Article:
- The Washington Times - Wednesday, January 12, 2005

US Airways Group Inc. plans to present a proposed agreement with the Air Transportation Stabilization Board to a bankruptcy judge today that would allow the cash-strapped airline to continue operating.

The decision by the ATSB is one of two hurdles US Airways, based in Arlington must overcome this week if it hopes to emerge from its second bankruptcy in two years.

The airline’s current agreement with the ATSB, which guaranteed a $900 million loan to US Airways that it uses to fund operations, expires tomorrow.

The ATSB requires the airline to maintain a specific amount of cash, and US Airways would not be able to have access to its own money beyond tomorrow without an extension.

US Airways and the ATSB, the agency created to oversee a $15 billion bailout of the airline industry, still were negotiating the terms of the extension late yesterday.

Key elements in the extension include the length of the new deal and the amount of money US Airways must have on hand.

Bankruptcy Judge Stephen Mitchell must approve the airline’s extension with the ATSB today.

In e-mail to employees, US Airways Vice President Bruce Ashby said the company has reason to be optimistic.

“We have turned the corner with our labor groups, and we are now engaged together in the competitive fight that the company faces. We are leaner, tougher, and ready to win,” he wrote.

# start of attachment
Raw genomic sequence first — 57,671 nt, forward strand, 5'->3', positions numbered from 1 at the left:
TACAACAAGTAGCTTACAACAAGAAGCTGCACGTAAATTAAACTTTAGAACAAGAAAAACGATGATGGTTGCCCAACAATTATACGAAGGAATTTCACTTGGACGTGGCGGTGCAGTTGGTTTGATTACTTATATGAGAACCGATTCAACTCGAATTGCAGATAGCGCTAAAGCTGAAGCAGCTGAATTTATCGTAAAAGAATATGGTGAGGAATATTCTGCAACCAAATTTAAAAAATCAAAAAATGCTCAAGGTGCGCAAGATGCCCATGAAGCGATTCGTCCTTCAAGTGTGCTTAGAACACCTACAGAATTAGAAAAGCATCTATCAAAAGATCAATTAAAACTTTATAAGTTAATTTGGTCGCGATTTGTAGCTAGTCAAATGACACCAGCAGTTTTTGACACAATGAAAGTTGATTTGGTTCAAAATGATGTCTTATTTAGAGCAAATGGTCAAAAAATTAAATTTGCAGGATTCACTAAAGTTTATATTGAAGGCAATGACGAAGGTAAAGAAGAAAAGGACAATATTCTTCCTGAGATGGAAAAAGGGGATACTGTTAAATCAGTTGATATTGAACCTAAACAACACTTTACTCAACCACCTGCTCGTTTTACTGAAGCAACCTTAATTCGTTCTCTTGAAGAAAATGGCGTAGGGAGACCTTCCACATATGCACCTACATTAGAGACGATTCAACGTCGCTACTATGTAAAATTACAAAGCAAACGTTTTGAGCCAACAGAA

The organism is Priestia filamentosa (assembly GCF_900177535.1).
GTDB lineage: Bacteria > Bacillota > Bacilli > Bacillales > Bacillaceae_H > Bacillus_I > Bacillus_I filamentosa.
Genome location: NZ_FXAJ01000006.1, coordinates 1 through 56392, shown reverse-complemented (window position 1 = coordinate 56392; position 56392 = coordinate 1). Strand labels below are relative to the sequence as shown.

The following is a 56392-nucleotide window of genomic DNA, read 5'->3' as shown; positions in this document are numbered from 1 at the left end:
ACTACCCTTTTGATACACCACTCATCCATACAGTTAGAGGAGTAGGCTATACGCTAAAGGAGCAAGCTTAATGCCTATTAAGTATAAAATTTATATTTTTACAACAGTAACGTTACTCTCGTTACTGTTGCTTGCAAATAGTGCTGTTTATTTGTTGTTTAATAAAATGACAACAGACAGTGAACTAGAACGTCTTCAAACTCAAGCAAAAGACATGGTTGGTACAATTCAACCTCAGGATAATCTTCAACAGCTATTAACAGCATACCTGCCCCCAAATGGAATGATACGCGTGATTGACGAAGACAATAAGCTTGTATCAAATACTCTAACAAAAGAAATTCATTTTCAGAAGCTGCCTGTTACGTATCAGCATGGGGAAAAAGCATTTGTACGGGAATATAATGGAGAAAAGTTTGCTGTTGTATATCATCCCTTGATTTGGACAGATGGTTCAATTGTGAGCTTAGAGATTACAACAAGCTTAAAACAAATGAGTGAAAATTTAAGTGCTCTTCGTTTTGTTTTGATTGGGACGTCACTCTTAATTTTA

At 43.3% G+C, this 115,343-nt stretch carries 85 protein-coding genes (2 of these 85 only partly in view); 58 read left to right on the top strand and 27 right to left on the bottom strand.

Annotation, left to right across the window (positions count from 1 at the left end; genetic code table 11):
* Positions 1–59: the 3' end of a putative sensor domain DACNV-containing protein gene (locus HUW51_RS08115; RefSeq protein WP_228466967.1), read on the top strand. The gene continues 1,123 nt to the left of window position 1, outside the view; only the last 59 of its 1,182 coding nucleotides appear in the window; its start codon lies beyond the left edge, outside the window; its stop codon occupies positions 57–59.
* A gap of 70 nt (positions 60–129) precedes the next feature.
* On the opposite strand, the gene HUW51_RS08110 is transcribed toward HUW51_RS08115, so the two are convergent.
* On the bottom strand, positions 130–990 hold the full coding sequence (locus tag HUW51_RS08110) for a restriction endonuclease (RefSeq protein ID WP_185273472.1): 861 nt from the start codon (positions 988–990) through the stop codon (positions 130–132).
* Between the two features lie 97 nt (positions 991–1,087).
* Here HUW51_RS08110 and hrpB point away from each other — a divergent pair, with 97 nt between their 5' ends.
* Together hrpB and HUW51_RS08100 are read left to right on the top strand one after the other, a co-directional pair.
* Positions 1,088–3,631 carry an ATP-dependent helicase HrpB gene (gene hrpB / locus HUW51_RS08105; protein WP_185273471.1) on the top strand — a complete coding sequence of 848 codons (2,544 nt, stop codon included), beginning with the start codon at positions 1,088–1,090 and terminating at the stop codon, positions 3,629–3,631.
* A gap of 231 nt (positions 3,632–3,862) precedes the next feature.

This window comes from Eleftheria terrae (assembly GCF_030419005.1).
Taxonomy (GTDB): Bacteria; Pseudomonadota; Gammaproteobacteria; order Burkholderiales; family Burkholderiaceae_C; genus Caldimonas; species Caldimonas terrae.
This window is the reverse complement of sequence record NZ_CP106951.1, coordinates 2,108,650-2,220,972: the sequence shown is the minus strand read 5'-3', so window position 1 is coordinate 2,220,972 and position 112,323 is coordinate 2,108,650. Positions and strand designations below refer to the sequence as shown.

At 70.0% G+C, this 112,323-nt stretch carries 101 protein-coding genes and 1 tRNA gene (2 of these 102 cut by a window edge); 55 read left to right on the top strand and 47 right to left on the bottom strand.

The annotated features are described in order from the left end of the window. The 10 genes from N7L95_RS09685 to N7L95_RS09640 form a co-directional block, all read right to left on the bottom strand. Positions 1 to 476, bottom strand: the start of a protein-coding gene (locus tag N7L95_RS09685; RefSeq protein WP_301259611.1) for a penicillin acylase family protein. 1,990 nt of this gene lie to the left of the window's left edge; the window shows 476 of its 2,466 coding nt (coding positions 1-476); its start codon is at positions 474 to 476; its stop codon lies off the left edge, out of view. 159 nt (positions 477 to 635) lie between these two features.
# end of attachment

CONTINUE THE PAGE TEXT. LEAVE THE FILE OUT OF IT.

US Airways yesterday said Mr. Ashby, senior vice president of alliances and president of US Airways Express, will replace Ben Baldanza as senior vice president of marketing and planning.

Mr. Baldanza resigned to become president at Spirit Airlines, a low-cost carrier based in Miramar, Fla.

Mr. Baldanza, who will be in charge of operations at Spirit beginning Jan. 24, is one of five executives whose departure US Airways announced yesterday.

Mr. Ashby said US Airways is undeterred by competition from Delta Air Lines or Southwest Airlines. Delta last week cut the cost of a range of last-minute fares to recapture the business-travel market, and Southwest announced it will begin offering service in Pittsburgh in May. US Airways is the dominant carrier in Pittsburgh.

“Delta’s new pricing structure and Southwest’s growth are not unexpected or unanticipated by this management team, and they will not be obstacles to our success,” Mr. Ashby wrote.

US Airways, meanwhile, continues to search for funding from investors. The airline must come up with $100 million in new equity from investors or cut costs by another $100 million to meet terms of an agreement it signed last month with GE Capital Aviation Services Inc.

GE Capital Aviation Services gave US Airways a $140 million loan and allowed the airline to defer lease payments on planes due over the next six months. The agreement, approved by Judge Mitchell, also requires US Airways to secure $100 million in new investments or cut costs by the same amount.

Attracting new investments “is a priority for us,” US Airways spokesman David Castelveter said.

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